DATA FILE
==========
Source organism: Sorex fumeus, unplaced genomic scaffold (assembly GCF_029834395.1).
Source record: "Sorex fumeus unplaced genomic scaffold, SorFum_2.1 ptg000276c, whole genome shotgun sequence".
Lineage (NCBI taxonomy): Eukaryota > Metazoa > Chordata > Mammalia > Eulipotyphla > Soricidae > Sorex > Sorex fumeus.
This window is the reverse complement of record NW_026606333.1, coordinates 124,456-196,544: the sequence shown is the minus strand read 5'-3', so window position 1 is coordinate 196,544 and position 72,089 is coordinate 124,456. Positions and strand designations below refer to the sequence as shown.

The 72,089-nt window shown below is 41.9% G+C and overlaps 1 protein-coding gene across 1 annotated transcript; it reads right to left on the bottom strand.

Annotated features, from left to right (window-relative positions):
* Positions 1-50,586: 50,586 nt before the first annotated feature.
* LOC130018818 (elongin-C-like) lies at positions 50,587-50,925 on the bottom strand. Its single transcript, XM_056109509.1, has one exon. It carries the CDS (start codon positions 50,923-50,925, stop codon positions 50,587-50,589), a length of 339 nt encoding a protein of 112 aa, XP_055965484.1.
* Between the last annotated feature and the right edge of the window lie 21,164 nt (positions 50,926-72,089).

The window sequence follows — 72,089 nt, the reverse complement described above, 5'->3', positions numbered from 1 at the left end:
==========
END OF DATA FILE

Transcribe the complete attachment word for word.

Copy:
Source organism: Sorex fumeus, unplaced genomic scaffold (assembly GCF_029834395.1).
Source record: "Sorex fumeus unplaced genomic scaffold, SorFum_2.1 ptg000276c, whole genome shotgun sequence".
Lineage (NCBI taxonomy): Eukaryota > Metazoa > Chordata > Mammalia > Eulipotyphla > Soricidae > Sorex > Sorex fumeus.
This window is the reverse complement of record NW_026606333.1, coordinates 124,456-196,544: the sequence shown is the minus strand read 5'-3', so window position 1 is coordinate 196,544 and position 72,089 is coordinate 124,456. Positions and strand designations below refer to the sequence as shown.

The 72,089-nt window shown below is 41.9% G+C and overlaps 1 protein-coding gene across 1 annotated transcript; it reads right to left on the bottom strand.

Annotated features, from left to right (window-relative positions):
* Positions 1-50,586: 50,586 nt before the first annotated feature.
* LOC130018818 (elongin-C-like) lies at positions 50,587-50,925 on the bottom strand. Its single transcript, XM_056109509.1, has one exon. It carries the CDS (start codon positions 50,923-50,925, stop codon positions 50,587-50,589), a length of 339 nt encoding a protein of 112 aa, XP_055965484.1.
* Between the last annotated feature and the right edge of the window lie 21,164 nt (positions 50,926-72,089).

The window sequence follows — 72,089 nt, the reverse complement described above, 5'->3', positions numbered from 1 at the left end: